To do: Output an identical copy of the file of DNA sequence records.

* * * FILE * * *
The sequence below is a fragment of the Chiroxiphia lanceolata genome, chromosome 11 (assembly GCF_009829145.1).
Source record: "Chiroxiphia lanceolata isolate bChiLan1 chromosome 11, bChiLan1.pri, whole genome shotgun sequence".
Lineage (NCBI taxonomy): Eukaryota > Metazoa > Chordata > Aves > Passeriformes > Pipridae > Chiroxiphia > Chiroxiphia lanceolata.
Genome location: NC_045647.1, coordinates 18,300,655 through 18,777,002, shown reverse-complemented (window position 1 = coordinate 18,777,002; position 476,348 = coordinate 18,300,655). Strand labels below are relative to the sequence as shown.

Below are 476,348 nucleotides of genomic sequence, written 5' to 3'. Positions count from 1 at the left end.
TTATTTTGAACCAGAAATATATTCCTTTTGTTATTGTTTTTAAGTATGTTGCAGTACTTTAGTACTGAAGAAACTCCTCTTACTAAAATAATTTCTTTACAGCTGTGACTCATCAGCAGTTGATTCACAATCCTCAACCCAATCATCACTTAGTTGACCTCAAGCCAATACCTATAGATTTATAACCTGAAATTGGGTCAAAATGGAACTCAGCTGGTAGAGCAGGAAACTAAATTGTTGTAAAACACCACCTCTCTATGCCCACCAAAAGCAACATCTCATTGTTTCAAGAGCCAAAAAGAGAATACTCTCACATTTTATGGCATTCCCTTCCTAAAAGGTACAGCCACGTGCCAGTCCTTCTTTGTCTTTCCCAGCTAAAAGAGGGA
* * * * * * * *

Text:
The sequence below is a fragment of the Chiroxiphia lanceolata genome, chromosome 11 (assembly GCF_009829145.1).
Source record: "Chiroxiphia lanceolata isolate bChiLan1 chromosome 11, bChiLan1.pri, whole genome shotgun sequence".
Lineage (NCBI taxonomy): Eukaryota > Metazoa > Chordata > Aves > Passeriformes > Pipridae > Chiroxiphia > Chiroxiphia lanceolata.
Genome location: NC_045647.1, coordinates 18,300,655 through 18,777,002, shown reverse-complemented (window position 1 = coordinate 18,777,002; position 476,348 = coordinate 18,300,655). Strand labels below are relative to the sequence as shown.

Below are 476,348 nucleotides of genomic sequence, written 5' to 3'. Positions count from 1 at the left end.
TTATTTTGAACCAGAAATATATTCCTTTTGTTATTGTTTTTAAGTATGTTGCAGTACTTTAGTACTGAAGAAACTCCTCTTACTAAAATAATTTCTTTACAGCTGTGACTCATCAGCAGTTGATTCACAATCCTCAACCCAATCATCACTTAGTTGACCTCAAGCCAATACCTATAGATTTATAACCTGAAATTGGGTCAAAATGGAACTCAGCTGGTAGAGCAGGAAACTAAATTGTTGTAAAACACCACCTCTCTATGCCCACCAAAAGCAACATCTCATTGTTTCAAGAGCCAAAAAGAGAATACTCTCACATTTTATGGCATTCCCTTCCTAAAAGGTACAGCCACGTGCCAGTCCTTCTTTGTCTTTCCCAGCTAAAAGAGGGA